2017 NAMM Show Report
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2017 marked the occasion of my 24th consecutive year of working with exhibitors at the winter NAMM Show. My first year working NAMM was 1993, which seems roughly 17 million years ago (and still sometimes feels like yesterday). There are many aspects to working a NAMM Show in my youth that are markedly different from how I approach the show today. I genuinely can’t imagine how I functioned back then, staying up until all hours at the Hilton bar and partying with my friends, and then attempting to be effective the next day at the booth. I’m a little more boring now than I was in my early 20s, but I can make every moment count at the show, which has its benefits.
“You need to tell your customers what you’ll be doing at an event like NAMM, and then do those things, and then remind them what you did after the fact.”
At the 2017 show, my main exhibiting client was ESP Guitars, and we certainly took advantage of every promotional opportunity for them before, during, and (now) after NAMM. One of the key tenets of marketing communications, especially in the era of social media, is that even at the risk of being repetitive, you need to tell your customers what you’ll be doing at an event like NAMM, and then do those things, and then remind them what you did after the fact. From a public-facing perspective, our main goals at NAMM were to feature the company’s high-profile artists in live performances and discussion sessions, but to also push the excitement of those events out to the millions of people around the world who weren’t physically attending the show… and to do it in almost real time.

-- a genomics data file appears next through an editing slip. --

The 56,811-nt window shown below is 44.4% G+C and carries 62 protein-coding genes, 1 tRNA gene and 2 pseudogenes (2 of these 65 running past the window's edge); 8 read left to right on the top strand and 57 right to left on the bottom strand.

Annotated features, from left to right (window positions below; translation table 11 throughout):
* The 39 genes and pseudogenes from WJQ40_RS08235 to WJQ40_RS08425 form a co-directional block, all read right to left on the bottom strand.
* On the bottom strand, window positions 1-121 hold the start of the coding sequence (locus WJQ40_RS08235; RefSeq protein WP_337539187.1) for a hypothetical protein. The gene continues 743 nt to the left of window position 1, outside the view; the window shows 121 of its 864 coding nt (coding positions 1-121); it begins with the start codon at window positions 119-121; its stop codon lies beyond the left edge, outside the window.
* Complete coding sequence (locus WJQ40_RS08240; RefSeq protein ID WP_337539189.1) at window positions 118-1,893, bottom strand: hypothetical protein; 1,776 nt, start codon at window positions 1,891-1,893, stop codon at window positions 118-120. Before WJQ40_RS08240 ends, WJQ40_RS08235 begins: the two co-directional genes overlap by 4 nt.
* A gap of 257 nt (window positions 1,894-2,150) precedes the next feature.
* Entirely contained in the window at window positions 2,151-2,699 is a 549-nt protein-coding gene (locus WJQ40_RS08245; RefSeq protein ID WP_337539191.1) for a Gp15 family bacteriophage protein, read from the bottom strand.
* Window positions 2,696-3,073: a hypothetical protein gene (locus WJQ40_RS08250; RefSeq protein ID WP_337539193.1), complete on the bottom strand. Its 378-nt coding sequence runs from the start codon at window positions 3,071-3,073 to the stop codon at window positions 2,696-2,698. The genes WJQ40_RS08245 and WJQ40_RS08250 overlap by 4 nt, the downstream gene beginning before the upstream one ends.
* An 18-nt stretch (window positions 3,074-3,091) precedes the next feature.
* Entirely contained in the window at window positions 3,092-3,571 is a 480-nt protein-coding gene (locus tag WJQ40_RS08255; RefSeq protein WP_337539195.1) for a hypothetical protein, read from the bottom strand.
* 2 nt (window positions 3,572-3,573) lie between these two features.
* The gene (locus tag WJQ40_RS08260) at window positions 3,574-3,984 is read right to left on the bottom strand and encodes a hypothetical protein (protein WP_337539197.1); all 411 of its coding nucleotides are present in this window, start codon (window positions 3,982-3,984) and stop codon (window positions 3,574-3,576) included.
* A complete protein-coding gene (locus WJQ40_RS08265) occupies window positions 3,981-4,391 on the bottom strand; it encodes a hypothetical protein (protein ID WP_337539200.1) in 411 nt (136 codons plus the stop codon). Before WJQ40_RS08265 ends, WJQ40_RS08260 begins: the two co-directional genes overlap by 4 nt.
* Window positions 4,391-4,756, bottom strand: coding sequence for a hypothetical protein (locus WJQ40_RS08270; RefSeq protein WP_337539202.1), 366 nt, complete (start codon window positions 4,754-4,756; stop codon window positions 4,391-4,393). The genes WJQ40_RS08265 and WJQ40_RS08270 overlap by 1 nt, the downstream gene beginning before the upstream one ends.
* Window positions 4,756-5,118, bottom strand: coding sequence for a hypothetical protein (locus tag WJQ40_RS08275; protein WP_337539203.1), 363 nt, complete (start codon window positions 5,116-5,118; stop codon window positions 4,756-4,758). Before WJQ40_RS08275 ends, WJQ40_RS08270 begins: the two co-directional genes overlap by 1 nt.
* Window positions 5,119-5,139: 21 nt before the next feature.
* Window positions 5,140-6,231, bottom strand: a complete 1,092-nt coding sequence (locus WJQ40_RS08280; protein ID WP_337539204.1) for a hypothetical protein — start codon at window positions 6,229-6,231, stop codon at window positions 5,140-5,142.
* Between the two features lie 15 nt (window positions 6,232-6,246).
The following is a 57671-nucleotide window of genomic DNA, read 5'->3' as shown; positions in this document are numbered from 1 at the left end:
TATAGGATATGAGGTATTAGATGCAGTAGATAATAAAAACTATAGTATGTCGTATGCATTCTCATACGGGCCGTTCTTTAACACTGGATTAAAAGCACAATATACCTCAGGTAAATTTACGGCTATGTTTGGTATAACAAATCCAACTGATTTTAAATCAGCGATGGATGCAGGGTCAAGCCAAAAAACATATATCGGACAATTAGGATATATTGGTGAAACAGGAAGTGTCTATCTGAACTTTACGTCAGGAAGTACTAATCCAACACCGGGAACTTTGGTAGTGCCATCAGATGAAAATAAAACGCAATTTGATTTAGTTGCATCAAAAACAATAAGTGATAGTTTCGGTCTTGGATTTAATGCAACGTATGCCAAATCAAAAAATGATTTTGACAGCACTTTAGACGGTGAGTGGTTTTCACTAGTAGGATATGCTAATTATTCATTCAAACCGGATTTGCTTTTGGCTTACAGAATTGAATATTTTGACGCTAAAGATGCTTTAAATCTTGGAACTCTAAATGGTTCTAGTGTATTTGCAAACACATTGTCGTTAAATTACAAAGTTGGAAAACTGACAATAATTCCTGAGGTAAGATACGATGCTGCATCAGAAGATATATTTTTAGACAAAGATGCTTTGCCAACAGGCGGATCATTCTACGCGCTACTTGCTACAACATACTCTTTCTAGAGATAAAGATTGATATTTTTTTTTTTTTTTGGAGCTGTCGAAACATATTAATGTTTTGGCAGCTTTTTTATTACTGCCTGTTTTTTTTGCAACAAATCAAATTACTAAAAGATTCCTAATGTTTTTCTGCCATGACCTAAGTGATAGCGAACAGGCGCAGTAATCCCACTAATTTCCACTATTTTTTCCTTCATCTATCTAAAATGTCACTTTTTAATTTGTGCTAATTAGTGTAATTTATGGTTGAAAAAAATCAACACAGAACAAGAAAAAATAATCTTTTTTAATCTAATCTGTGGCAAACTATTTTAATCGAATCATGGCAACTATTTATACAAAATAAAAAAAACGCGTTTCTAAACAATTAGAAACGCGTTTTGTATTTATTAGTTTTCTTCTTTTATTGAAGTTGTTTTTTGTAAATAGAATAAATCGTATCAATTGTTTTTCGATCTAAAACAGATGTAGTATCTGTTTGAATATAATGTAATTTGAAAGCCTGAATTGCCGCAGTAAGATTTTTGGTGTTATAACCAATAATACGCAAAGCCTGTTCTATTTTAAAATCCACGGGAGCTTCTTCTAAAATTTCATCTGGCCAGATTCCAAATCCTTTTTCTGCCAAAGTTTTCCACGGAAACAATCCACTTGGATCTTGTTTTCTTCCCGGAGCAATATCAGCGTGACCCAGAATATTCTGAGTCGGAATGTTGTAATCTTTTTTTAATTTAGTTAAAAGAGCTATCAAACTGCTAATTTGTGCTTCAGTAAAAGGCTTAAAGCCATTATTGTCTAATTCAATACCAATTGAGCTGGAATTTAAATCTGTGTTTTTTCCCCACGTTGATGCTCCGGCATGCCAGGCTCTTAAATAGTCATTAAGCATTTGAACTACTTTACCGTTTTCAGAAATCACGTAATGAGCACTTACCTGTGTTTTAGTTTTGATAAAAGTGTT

After nailing down the event schedule with ESP’s artist relations team, we sent out email blasts to notify the ESP Guitars user community worldwide, as well as making multiple posts to ESP’s social media. We put together a plan along with ESP’s video production resource, Will Knapp of Napptime, and Dave Ruhr of ESP’s web and graphic design firm SilverFrog. The concept — which was more simple to ideate than to execute — was that we’d video short clips of performances and interviews which would require little to no editing, and then upload them to the ESP site “almost live” from the show floor. I’d then promote each clip with social media notices.
It actually went extraordinarily well. The challenges had more to do with the time and speed (or lack thereof) it took to just process and upload the video files. However, everyone from the client’s management to their staff, their sales channels, and the end user community seemed to enjoy and appreciate being drawn in and informed as if everyone had been part of the show.
The night a huge trade show wraps up is hardly when anyone feels like putting in some extra effort. However, the “strike while the iron is hot” rule always applies. So, just as the show ended on Sunday, we did an email blast out to the entire global ESP Community, letting them know that the site had been updated with the new models for 2017, and that they could view all of our NAMM performances and interviews in one convenient spot. This is how you really get your best bang for the buck at an event like NAMM. Trade shows are expensive and consume a lot of time and effort for you and your staff, so make sure you’re working with a MarCom resource that milks every drop of your messaging and makes the most of the opportunity to sell! Contact us today.